In the 1850s Miller’s St. Louis company advertised “white granite” and “gold band granite.” In 1862 and 1863 Hudson E. Bridge and W. T. Essex purchased a variety of white granite from the St. Louis store. The vessel forms included plates, dishes, sugars, teas, pitchers, cake stands, bowls, toilet sets, slop jars, mugs, ewers and basins, and covered chamber pots.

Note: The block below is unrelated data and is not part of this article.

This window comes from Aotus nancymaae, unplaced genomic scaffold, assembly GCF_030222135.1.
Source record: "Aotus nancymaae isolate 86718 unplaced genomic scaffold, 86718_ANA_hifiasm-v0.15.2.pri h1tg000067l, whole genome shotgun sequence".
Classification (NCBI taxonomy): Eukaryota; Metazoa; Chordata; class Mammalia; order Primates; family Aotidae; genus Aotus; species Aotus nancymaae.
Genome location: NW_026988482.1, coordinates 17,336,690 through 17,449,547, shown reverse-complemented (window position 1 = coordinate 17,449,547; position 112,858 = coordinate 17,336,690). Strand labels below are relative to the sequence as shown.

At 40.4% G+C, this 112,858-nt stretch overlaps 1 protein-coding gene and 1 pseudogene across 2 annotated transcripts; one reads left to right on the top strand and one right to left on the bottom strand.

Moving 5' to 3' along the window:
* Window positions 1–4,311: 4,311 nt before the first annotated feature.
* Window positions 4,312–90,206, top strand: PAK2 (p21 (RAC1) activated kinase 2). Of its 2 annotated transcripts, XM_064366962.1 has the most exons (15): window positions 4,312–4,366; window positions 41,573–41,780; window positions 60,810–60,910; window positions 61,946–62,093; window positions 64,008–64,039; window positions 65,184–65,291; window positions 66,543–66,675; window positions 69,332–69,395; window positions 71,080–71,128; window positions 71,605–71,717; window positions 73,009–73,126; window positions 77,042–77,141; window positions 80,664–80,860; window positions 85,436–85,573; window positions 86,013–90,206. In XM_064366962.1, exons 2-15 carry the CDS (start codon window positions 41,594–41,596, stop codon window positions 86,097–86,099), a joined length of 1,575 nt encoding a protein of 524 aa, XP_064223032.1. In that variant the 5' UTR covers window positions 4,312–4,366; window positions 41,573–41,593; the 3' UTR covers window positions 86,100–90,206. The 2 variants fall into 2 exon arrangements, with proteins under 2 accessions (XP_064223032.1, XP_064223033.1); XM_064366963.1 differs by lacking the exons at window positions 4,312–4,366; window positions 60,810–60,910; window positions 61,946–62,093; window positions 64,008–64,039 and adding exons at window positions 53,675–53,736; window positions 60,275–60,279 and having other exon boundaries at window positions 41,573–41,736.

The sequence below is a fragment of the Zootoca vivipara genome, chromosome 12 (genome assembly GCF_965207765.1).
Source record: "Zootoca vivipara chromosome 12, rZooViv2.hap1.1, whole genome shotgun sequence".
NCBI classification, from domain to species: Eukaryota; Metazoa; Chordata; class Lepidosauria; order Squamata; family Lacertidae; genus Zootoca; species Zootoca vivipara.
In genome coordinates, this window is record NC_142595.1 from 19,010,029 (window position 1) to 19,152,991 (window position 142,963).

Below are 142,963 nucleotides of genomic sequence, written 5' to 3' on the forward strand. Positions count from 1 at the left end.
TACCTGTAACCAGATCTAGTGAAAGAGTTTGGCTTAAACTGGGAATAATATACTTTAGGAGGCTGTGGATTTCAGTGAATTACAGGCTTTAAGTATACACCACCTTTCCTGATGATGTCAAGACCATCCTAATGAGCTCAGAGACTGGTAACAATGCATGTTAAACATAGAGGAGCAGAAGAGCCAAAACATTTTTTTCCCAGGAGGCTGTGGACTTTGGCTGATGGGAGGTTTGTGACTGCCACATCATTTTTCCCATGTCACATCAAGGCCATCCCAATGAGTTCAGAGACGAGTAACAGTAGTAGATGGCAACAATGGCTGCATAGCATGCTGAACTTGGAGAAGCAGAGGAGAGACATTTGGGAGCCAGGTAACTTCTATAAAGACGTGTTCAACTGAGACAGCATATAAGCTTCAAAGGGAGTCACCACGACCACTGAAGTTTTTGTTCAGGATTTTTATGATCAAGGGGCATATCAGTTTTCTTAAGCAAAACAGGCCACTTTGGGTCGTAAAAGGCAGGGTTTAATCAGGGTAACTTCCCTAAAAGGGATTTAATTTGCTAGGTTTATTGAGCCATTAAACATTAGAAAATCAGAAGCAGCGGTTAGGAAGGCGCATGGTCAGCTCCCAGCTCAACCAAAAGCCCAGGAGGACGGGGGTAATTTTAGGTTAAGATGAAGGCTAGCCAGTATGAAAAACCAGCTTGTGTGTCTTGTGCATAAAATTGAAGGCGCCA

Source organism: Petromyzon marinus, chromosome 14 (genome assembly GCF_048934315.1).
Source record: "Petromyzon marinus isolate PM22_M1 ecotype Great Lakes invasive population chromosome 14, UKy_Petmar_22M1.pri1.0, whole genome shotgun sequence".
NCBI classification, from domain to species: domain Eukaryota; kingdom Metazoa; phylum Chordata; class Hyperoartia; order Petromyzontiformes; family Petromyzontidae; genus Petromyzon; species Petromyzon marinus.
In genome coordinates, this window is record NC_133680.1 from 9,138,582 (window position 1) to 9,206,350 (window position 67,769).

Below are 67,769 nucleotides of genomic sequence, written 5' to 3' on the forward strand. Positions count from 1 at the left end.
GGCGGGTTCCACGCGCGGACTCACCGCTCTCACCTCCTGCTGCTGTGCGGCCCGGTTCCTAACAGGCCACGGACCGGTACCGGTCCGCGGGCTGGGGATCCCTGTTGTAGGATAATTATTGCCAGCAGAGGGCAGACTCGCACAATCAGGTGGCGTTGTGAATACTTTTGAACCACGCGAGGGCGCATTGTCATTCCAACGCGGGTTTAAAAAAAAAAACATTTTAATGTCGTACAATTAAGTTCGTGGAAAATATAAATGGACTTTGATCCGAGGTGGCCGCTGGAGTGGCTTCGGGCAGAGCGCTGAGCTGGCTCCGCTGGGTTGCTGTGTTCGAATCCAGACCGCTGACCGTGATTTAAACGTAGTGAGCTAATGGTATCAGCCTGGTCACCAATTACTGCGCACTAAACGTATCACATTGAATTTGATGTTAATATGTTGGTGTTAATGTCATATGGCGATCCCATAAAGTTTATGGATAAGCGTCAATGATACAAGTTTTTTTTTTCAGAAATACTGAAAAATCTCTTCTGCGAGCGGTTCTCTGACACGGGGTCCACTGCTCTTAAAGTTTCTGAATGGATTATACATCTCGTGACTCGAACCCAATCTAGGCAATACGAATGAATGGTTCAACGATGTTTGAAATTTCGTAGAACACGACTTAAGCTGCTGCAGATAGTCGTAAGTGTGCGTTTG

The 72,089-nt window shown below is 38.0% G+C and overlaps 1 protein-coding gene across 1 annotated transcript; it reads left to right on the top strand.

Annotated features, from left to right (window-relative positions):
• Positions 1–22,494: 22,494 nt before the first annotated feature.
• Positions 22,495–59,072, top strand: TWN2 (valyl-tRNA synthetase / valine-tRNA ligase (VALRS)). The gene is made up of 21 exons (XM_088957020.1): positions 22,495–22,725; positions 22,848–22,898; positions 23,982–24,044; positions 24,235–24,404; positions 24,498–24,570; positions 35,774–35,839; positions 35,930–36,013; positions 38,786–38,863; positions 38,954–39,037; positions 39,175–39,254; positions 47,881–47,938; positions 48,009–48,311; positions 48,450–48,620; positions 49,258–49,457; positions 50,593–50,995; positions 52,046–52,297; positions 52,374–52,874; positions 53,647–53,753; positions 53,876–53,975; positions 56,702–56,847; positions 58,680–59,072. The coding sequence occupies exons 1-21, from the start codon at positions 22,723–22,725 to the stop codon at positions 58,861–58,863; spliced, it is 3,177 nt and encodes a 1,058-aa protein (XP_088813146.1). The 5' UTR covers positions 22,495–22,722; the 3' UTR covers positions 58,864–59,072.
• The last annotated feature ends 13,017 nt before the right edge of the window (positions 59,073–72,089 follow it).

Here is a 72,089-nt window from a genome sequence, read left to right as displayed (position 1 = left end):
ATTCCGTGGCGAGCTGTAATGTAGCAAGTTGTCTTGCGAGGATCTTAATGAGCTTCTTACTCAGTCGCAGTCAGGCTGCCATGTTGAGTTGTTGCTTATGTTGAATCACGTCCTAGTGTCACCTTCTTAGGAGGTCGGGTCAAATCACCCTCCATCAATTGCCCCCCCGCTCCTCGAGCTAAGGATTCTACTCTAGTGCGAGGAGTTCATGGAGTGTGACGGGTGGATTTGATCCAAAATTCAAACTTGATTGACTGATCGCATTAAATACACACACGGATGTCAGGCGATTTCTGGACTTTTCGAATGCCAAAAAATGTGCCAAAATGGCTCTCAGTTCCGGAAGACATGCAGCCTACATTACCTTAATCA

Printed, Edged, Enameled, and C. C. Wares. In Alexandria in 1824 Miller advertised “Blue printed (Liverpool)” wares, including plates, cups and saucers, pitchers, mugs, and so forth; in 1829, “One dinner set, English stone China, oriental japan, 212 pieces, splendidly gilt.” Technological changes that allowed manufacturers to provide a variety of printed colors are reflected in later advertisements. By 1832 the advertised color range expanded to blue, black, purple, and pink; green was added in 1833. In 1838 dinner services were offered in “blue, brown, green printed, pearl white, and dove colored,” and an 1841 Miller advertisement referred to Liverpool ware in “pure white and fancy colors.” Printed wares were offered not only in dinner and tea wares but also, in the 1830s, as ewers, basins, and toilet sets. “A full assortment of flowing blue or Kaolin Dinner Sets, Toilet Sets, and extra pieces of Dining & Tea Ware” were first offered late in 1845, the year this ware was first imported to America. “Flowing blue” and mulberry-colored dining sets were offered in 1848 (fig. 16). A set of flow blue china marked “KIN-SHAN / E. C. & CO..” (E. Challinor and Co.), complete with dishes, platter, tureen, pitcher and teapot, was found in a privy across the street from Miller’s store.